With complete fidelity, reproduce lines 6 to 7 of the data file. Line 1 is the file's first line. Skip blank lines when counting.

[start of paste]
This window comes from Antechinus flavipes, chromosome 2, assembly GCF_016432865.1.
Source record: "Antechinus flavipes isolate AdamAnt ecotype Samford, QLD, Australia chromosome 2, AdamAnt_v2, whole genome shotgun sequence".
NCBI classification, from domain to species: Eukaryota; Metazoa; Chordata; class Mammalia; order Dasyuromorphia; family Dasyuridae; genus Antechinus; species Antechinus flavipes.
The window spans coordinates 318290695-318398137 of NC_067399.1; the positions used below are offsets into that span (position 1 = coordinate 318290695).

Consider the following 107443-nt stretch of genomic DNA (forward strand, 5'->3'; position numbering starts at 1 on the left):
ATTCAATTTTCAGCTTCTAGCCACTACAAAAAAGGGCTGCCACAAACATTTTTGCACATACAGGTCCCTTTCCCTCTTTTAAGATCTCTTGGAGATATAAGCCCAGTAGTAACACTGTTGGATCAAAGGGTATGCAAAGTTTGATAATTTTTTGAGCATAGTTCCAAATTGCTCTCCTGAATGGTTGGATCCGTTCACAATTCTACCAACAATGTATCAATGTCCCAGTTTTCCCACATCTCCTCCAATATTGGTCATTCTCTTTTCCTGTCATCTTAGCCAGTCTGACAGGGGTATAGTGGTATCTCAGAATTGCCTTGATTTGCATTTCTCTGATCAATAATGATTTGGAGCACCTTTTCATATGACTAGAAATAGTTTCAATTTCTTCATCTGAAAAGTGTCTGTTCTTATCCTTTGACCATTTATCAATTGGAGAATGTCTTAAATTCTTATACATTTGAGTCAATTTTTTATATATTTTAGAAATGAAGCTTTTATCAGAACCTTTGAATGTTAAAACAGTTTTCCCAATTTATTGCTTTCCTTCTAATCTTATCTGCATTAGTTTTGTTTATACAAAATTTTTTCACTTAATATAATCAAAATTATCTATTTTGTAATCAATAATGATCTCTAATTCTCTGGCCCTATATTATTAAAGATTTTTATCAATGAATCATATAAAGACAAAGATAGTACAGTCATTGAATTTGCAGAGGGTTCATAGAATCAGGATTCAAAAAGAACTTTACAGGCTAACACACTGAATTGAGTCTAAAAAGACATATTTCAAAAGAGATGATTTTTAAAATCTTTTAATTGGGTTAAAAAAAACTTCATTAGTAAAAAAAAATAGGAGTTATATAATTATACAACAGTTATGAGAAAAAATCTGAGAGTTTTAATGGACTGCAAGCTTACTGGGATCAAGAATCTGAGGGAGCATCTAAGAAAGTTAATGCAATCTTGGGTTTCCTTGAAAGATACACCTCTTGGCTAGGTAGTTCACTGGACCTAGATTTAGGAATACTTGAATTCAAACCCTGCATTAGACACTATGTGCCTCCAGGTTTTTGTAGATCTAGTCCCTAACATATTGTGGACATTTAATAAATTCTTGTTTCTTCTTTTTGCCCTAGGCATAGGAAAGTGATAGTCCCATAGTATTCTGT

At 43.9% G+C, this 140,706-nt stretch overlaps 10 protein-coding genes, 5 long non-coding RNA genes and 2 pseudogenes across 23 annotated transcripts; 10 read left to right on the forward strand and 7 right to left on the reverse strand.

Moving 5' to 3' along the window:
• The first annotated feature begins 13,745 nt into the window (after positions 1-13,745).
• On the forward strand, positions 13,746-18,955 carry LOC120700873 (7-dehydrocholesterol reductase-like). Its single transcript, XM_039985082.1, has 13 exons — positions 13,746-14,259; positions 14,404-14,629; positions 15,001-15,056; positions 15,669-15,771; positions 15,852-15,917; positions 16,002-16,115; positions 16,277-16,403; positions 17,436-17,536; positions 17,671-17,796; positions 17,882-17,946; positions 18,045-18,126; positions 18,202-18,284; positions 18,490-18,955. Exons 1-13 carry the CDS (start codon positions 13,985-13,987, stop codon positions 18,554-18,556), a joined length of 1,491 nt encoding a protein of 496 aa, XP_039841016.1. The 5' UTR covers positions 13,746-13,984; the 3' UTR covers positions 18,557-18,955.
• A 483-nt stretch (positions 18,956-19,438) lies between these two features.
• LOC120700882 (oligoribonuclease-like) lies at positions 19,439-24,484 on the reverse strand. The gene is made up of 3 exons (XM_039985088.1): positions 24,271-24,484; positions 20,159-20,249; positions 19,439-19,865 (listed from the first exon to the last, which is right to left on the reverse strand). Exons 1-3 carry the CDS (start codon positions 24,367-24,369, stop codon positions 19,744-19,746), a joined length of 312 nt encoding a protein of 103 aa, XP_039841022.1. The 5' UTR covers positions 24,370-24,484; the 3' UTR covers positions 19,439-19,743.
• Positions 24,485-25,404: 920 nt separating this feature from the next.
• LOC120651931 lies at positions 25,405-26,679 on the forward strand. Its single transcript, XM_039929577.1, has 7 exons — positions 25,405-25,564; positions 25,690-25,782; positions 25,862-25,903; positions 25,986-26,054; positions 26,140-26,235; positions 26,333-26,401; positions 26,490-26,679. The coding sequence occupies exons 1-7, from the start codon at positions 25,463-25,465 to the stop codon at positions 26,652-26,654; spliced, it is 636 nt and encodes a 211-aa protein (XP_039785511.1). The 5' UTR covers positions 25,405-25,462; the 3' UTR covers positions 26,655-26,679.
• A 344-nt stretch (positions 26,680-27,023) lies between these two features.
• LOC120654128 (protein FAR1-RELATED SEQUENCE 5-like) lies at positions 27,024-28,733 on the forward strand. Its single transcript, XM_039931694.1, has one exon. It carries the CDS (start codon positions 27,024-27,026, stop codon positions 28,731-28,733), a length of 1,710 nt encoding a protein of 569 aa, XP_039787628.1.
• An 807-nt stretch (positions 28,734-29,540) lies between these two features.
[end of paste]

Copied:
ATTCAATTTTCAGCTTCTAGCCACTACAAAAAAGGGCTGCCACAAACATTTTTGCACATACAGGTCCCTTTCCCTCTTTTAAGATCTCTTGGAGATATAAGCCCAGTAGTAACACTGTTGGATCAAAGGGTATGCAAAGTTTGATAATTTTTTGAGCATAGTTCCAAATTGCTCTCCTGAATGGTTGGATCCGTTCACAATTCTACCAACAATGTATCAATGTCCCAGTTTTCCCACATCTCCTCCAATATTGGTCATTCTCTTTTCCTGTCATCTTAGCCAGTCTGACAGGGGTATAGTGGTATCTCAGAATTGCCTTGATTTGCATTTCTCTGATCAATAATGATTTGGAGCACCTTTTCATATGACTAGAAATAGTTTCAATTTCTTCATCTGAAAAGTGTCTGTTCTTATCCTTTGACCATTTATCAATTGGAGAATGTCTTAAATTCTTATACATTTGAGTCAATTTTTTATATATTTTAGAAATGAAGCTTTTATCAGAACCTTTGAATGTTAAAACAGTTTTCCCAATTTATTGCTTTCCTTCTAATCTTATCTGCATTAGTTTTGTTTATACAAAATTTTTTCACTTAATATAATCAAAATTATCTATTTTGTAATCAATAATGATCTCTAATTCTCTGGCCCTATATTATTAAAGATTTTTATCAATGAATCATATAAAGACAAAGATAGTACAGTCATTGAATTTGCAGAGGGTTCATAGAATCAGGATTCAAAAAGAACTTTACAGGCTAACACACTGAATTGAGTCTAAAAAGACATATTTCAAAAGAGATGATTTTTAAAATCTTTTAATTGGGTTAAAAAAAACTTCATTAGTAAAAAAAAATAGGAGTTATATAATTATACAACAGTTATGAGAAAAAATCTGAGAGTTTTAATGGACTGCAAGCTTACTGGGATCAAGAATCTGAGGGAGCATCTAAGAAAGTTAATGCAATCTTGGGTTTCCTTGAAAGATACACCTCTTGGCTAGGTAGTTCACTGGACCTAGATTTAGGAATACTTGAATTCAAACCCTGCATTAGACACTATGTGCCTCCAGGTTTTTGTAGATCTAGTCCCTAACATATTGTGGACATTTAATAAATTCTTGTTTCTTCTTTTTGCCCTAGGCATAGGAAAGTGATAGTCCCATAGTATTCTGT

At 43.9% G+C, this 140,706-nt stretch overlaps 10 protein-coding genes, 5 long non-coding RNA genes and 2 pseudogenes across 23 annotated transcripts; 10 read left to right on the forward strand and 7 right to left on the reverse strand.